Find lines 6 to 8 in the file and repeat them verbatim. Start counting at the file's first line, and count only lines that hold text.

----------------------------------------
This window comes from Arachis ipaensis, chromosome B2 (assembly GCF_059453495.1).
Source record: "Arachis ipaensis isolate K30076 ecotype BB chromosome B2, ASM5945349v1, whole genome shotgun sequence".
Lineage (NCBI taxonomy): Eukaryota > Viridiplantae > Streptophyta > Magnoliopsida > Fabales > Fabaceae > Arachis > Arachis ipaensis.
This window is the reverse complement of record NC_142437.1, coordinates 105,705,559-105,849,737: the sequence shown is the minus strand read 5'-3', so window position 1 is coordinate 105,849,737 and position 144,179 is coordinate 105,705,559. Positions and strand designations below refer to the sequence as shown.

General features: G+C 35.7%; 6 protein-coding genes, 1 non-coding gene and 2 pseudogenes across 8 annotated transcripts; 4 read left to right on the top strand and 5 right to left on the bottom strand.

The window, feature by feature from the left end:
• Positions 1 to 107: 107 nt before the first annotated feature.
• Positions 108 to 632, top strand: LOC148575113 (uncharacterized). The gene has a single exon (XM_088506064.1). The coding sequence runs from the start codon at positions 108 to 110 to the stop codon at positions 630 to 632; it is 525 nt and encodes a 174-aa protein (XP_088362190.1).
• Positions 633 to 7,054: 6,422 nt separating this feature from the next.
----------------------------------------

The window, feature by feature from the left end:
• Positions 1 to 107: 107 nt before the first annotated feature.
• Positions 108 to 632, top strand: LOC148575113 (uncharacterized). The gene has a single exon (XM_088506064.1). The coding sequence runs from the start codon at positions 108 to 110 to the stop codon at positions 630 to 632; it is 525 nt and encodes a 174-aa protein (XP_088362190.1).